Jul 29, 2012 Phil Blackwell Uncategorized
At an age when many are still in the midst of their college years, Victoria Elizabeth has made her way to one of the grandest stages in all of women’s sports.
With her victory Sunday in the Symetra Tour Credit Union Classic at Drumlins Country Club, the 20-year-old Elizabeth, a native of Dayton, Ohio, earned $15,000, and all but locked up the LPGA Tour card reserved for the tour’s top 10 money winners at season’s end.
A scoring burst early in Saturday’s second round gave Elizabeth the lead, and she never let go of it, withstanding some late charges in Sunday’s final round to beat Thailand native Thidapa Suwannapura and Canadian Rebecca Lee-Bentham by two shots with a 12-under-par total of 201.
Elizabeth, who turned pro as an 18-year-old in 2010, had already enjoyed a successful year, with a pair of runner-up finishes on the Symetra Tour, but had yet to win.
Yet she said that playing in this same tournament (under the old Futures Tour banner) in 2010 and ’11 gave her confidence and experience that proved handy the third time around.
Thirty-three players had to return early Sunday morning to complete their second rounds. Of them, only Birdie Kim, the 2005 U.S. Women’s Open champion, was in serious contention, five under through 15 holes when darkness fell Saturday night, and that’s where she would finish.
As the final round started, the lurkers included Kim and Utica native Moira Dunn, who was at four-under-par 138. Neither Dunn nor Kim would factor into the final drama – and for a while on Sunday, Elizabeth attempted to eliminate any possible suspense.
Deft chips on the pair of opening par-fives led to birdies, and on 3 she drained a 32-foot downhill putt, by far her longest of the day, to get to 12 under.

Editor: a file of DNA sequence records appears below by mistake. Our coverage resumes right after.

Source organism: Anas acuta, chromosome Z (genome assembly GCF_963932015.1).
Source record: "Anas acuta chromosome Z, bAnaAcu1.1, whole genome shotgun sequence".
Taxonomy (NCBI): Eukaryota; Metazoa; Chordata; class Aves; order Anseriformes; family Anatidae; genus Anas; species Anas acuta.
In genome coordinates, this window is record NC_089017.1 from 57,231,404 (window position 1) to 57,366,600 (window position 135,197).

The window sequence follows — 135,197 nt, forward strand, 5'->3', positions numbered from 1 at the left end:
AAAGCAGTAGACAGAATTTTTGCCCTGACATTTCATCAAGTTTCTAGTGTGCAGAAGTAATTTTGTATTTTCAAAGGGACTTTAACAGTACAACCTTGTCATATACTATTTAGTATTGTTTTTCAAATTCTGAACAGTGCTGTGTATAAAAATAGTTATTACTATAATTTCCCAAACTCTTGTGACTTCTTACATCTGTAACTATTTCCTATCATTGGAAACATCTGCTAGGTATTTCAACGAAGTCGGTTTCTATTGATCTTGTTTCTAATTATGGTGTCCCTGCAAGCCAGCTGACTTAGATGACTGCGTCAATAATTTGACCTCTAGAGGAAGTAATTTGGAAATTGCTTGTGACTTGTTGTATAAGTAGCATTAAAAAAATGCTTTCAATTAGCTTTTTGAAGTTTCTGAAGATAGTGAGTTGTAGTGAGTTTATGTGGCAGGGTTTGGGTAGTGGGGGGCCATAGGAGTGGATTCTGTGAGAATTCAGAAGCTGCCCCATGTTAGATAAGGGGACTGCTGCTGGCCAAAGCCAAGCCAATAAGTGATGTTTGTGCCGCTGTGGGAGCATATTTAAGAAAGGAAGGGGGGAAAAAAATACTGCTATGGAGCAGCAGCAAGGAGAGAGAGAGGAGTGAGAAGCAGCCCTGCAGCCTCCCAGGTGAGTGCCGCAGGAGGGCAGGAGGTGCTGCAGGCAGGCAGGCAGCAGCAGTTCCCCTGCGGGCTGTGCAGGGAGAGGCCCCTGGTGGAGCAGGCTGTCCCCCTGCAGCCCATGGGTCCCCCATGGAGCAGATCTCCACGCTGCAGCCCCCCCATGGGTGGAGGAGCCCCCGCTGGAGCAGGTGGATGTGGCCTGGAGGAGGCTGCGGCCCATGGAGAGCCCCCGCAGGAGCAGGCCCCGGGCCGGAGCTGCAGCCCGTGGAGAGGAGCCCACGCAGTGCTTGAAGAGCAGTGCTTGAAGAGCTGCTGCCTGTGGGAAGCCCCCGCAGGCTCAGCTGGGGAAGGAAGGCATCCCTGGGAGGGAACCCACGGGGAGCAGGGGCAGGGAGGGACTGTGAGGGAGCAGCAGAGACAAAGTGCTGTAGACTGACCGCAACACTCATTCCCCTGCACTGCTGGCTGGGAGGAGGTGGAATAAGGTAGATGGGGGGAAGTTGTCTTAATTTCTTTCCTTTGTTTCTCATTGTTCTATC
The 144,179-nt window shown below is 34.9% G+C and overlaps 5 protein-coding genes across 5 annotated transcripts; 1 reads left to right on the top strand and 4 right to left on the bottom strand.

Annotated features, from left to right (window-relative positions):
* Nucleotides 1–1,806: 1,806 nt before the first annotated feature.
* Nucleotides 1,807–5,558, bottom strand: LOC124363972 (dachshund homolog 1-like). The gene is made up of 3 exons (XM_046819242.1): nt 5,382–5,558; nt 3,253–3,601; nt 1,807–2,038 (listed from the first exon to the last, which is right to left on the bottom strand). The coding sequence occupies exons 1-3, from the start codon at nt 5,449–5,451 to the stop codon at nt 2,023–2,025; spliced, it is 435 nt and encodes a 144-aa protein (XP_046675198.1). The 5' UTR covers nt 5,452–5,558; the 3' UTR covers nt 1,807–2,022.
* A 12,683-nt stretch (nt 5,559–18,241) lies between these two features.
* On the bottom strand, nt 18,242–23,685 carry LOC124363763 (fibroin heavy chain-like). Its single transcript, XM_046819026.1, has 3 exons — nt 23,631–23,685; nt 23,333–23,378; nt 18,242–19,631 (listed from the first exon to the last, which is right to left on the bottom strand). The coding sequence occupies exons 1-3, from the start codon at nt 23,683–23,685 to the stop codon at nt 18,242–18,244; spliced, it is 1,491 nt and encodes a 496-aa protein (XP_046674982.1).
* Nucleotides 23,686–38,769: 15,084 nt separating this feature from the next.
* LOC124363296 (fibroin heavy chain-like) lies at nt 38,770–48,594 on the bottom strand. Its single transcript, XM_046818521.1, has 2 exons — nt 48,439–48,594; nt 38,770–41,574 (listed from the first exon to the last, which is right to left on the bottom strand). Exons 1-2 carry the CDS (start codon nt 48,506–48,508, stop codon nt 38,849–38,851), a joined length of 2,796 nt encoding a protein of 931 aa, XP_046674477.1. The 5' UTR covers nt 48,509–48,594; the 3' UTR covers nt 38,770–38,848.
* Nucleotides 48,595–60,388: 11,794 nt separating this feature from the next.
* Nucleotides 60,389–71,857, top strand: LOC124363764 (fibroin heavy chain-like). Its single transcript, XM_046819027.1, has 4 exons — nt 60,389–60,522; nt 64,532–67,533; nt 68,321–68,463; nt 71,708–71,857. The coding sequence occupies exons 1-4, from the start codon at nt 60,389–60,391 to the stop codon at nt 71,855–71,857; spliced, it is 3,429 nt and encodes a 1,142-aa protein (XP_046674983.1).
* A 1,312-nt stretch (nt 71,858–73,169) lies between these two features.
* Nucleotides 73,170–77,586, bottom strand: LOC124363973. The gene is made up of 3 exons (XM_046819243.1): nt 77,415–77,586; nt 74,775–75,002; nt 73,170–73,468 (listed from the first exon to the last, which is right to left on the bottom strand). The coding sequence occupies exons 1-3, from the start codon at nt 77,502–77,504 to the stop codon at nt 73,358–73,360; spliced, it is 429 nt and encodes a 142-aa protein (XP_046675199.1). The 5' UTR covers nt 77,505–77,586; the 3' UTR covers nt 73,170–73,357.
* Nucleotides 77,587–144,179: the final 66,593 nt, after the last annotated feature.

“I didn’t want to go 10 feet past the hole,” said Elizabeth of the putt. “I committed to the line, and it went in.”
No more birdies followed on the front nine. Six straight pars allowed Elizabeth to hit the turn with a four-shot lead, only needing to avoid mistakes the rest of the way.
Yet when Elizabeth made a bogey on 11, Lee-Bentham emerged as a threat. Three under when Sunday began, Lee-Bentham also had a front-nine 33 and birdies on 10, 12, 13 and 15 to sprint to 10 under, just two shots back.
Miffed at her bogey, Elizabeth responded with a dead-on iron to 8 feet on the par-three 12th, which she made for a birdie. When another Elizabeth birdie followed on the par-five 13th and Lee-Bentham could only par out for a tournament-best 64, it looked over.
But Suwannapura added one more twist. After 11 straight pars, Suwannapura, who doesn’t even turn 20 until November, caught fire with four birdies in five holes on 13, 14, 16 and 17.
That, plus a bogey by Elizabeth at 15, meant that, with one hole to play, Elizabeth’s lead was down to a single shot. What’s more, Suwannapura drove straight down the middle on the 18th as Elizabeth’s tee shot drifted left.
Now, though, it was Suwannapura who slipped, hitting her approach long and right of the final green. From 133 yards out, Elizabeth drilled a nine-iron to 6 feet, and though the birdie missed, her safe par clinched the title – and a victory shower from friends and fellow players as soon as she holed out.
Suwannapura’s final-hole bogey left her tied with Lee-Bentham at 203. Canadians had a great week overall, with Samantha Richdale and Nicole Vandermade sharing fourth place at 204, nine under par. Dunn, with a final-round 73, shared 15th place at 211.